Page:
Northwestern's Aaron Liberman Becomes First Big Ten Conference Player To Wear A Yarmulke

Throw out the foam fingers; it's the yarmulke's time to shine.

The skullcap, also known as a kippah, is typically worn by Orthodox Jews during prayer, though it's worn at other times as well. As of Sunday's basketball game between Northwestern and Michigan, it's also at home on the basketball court.

According to the Big Ten Network, Northwestern's Aaron Liberman became the first Big Ten Conference player to sport a yarmulke in a basketball game:

Liberman's donning of the headgear follows with his decision -- after consulting rabbis -- to play basketball on the Sabbath, traditionally a Jewish day of rest.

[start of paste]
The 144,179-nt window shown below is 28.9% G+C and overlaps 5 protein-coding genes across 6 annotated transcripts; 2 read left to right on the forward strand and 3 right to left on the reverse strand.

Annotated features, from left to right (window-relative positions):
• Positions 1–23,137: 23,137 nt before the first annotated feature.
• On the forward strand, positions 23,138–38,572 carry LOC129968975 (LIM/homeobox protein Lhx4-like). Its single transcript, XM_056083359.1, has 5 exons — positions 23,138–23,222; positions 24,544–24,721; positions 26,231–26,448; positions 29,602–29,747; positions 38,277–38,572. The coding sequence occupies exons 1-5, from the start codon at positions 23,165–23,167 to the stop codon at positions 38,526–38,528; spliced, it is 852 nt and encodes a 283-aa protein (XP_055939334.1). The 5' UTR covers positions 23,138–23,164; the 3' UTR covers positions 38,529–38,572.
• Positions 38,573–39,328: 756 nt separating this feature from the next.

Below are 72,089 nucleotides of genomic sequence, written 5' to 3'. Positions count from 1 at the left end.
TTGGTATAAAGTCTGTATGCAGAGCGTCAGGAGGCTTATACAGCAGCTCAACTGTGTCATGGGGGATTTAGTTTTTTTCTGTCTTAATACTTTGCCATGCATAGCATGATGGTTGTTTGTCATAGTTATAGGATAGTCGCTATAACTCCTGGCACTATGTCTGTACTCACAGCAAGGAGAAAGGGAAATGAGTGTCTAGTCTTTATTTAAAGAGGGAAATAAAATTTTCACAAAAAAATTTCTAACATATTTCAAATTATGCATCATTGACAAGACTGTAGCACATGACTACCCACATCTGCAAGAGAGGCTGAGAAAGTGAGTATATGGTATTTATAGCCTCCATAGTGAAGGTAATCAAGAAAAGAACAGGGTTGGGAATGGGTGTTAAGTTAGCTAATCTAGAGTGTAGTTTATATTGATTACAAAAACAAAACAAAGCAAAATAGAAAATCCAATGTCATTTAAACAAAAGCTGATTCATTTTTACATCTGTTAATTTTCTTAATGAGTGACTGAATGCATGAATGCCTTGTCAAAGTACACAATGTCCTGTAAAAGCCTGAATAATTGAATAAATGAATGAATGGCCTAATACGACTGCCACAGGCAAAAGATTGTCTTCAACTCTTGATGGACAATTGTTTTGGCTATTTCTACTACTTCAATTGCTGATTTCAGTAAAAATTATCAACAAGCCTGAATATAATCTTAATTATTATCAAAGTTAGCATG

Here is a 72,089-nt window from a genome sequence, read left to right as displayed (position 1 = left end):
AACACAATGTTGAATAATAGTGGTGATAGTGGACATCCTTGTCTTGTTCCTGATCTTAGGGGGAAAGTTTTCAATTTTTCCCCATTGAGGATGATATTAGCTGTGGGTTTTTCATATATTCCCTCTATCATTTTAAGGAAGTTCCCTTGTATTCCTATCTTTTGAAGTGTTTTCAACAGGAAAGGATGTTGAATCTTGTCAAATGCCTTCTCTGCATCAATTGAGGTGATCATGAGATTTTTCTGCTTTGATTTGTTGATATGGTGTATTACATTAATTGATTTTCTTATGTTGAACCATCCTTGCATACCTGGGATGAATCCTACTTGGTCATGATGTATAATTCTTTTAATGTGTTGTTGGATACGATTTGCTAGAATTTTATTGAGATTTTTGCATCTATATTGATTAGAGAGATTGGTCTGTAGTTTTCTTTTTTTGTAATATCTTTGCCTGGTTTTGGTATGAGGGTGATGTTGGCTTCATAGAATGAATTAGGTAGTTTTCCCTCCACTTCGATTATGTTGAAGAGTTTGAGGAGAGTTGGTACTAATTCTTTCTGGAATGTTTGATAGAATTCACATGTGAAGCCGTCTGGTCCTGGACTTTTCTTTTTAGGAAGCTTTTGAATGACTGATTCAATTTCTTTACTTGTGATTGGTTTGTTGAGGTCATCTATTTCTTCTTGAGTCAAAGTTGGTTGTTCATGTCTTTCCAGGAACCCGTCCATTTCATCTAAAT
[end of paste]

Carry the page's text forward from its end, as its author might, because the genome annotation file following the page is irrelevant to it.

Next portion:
“Actually, playing basketball is not breaking any of the 39 laws of the Sabbath,” Liberman explained to the New York Times early last year. “But I'll only be taking cold showers afterward because you can't use hot water.”

Liberman's beliefs require he walk to practice some days -- an 8-mile journey.

While Liberman is the first player to wear a yarmulke in a Big Ten game, he is not the first to wear one in a Division 1 game. The Chicago Sun Times reports that honor goes to Tamir Goodman, a Towson player in 2000 and 2001, who earned the monicker "Jewish Jordan."

Despite the history-making appearance, Northwestern lost the game 51-74.

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